Dr Louise Newson: [00:08:50] Yeah, it’s very interesting and it’s so frustrating actually, isn’t it, when this is something that happens to 100% of women at different ages, of course, yet we still don’t understand what’s happening. And in fact, seven years ago I used to work with West Midlands Police and we did a survey then to try and understand what women understood by the menopause and about their symptoms, and it’s a very similar figure. It was about 75% of women didn’t realise that their symptoms that they were having were related to their menopause, and the commonest symptoms affecting them at work were anxiety, mood problems, fatigue, memory problems. And they’d been signed off work with depression, headaches, with migraines. And a lot of them were just telling me that they were retiring early because they couldn’t carry on. And this was seven years ago. So hardly anyone was talking about the menopause then. And I remember sitting in this room with these lovely officers and police staff and just saying, but you’re only 50. You can’t give up your job now. And they said, well, we can’t even go to the playground and lift our grandchildren to put them on the swing because we’ve got such bad muscle and joint pains. We’re on antidepressants and they’re not helping. And so you don’t seem depressed, why are you on antidepressants? Oh, well, because that’s all I could be given. And it was then that I really had this sort of almost lightbulb moment thinking, goodness me, this is to me, very obvious, but people aren’t accessing it and obviously developing then the website and then the app. Isn’t it great? It’s got a wonderful reach and everyone says, oh, isn’t it amazing, Louise, you’ve had over a million downloads of balance app. And I think, no, it’s not. It’s 1.2 billion women worldwide. How do we access them and how do we enable them to find out information? Because I think women are very good, lots of communities of women are very close, but they’ve got to know how to start the conversation, how to open up the conversation, isn’t it? And I know you’ve been working really hard in some areas haven’t you to really start that going. [00:10:48]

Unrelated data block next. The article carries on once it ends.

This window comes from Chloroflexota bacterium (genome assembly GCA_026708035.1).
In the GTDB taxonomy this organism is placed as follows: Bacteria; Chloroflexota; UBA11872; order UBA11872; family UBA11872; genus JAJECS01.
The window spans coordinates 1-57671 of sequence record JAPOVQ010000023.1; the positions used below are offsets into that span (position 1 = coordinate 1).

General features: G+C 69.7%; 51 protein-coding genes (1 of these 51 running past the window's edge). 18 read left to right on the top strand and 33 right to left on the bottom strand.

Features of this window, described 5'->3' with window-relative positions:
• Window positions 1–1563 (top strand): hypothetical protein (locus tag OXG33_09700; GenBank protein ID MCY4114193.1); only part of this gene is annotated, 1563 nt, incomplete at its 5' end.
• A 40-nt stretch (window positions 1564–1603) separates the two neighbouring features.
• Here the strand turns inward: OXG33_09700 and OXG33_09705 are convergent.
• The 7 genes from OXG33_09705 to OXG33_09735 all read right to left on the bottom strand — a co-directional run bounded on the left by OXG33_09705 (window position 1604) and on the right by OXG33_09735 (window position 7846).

Freda Shafi: [00:10:50] I feel really passionate about it because I feel if you fail one woman, you are failing a whole entire community. And within the South Asian community there are lots of different demographics. You have a Bangladeshi community, you have an Indian community, have a Pakistani community. So it’s a whole demographic there. And it can take one person’s mindset changing for that to cascade and reverberate through an entire community. And it can be as simple as that, Louise. And I’m on a mission, actually, I’m on a mission because I’ve seen generations before me. I actually have an older family. I’m the youngest of quite an older family, so I have sisters in their 60s and I know I’ve actually interviewed women of different age groups and I’ve interviewed women in their 60s and asked them if they would have done anything differently. And it’s very sad to hear them saying, had I known about this, I would have done things very differently. And now they are on a whole spectrum of medications ranging from thyroid right through to blood pressure and antidepressants. I was offered antidepressants when I approached my GP, but thankfully, Louise, I’d already found you. I’d already found you, and I knew exactly what the protocol would be. And as an articulate Pakistani woman, British Pakistani woman, I was capable of knocking on the GP’s door three times. And in fact, that’s how we met, because it took me three knocks on the door to get my HRT. And can you imagine a woman whose language is not English? Who’s not very confident, who trusts completely and implicitly what the GP is saying, which we should actually, I’m not undermining that. But sadly, even somebody like myself who is articulate and adept at getting through to my GP and armed with a whole arsenal of research and statistics, even then I was refused three times. So I think therein also lies a problem because it’s still happening. And I think if we enable and empower one woman to knock on that door however many times it takes, and if it means me going in and making sure this is happening at a pedestrian level, I’m not a clinician and I don’t profess to be anybody from a medical background. But as a person who can give women a voice and enable them and maybe empower them to just keep pushing and not accept the first port of call, which sadly is always antidepressants. From what I’ve learned from the communities I’m working with. And like I said, the system is still failing many women. [00:13:33]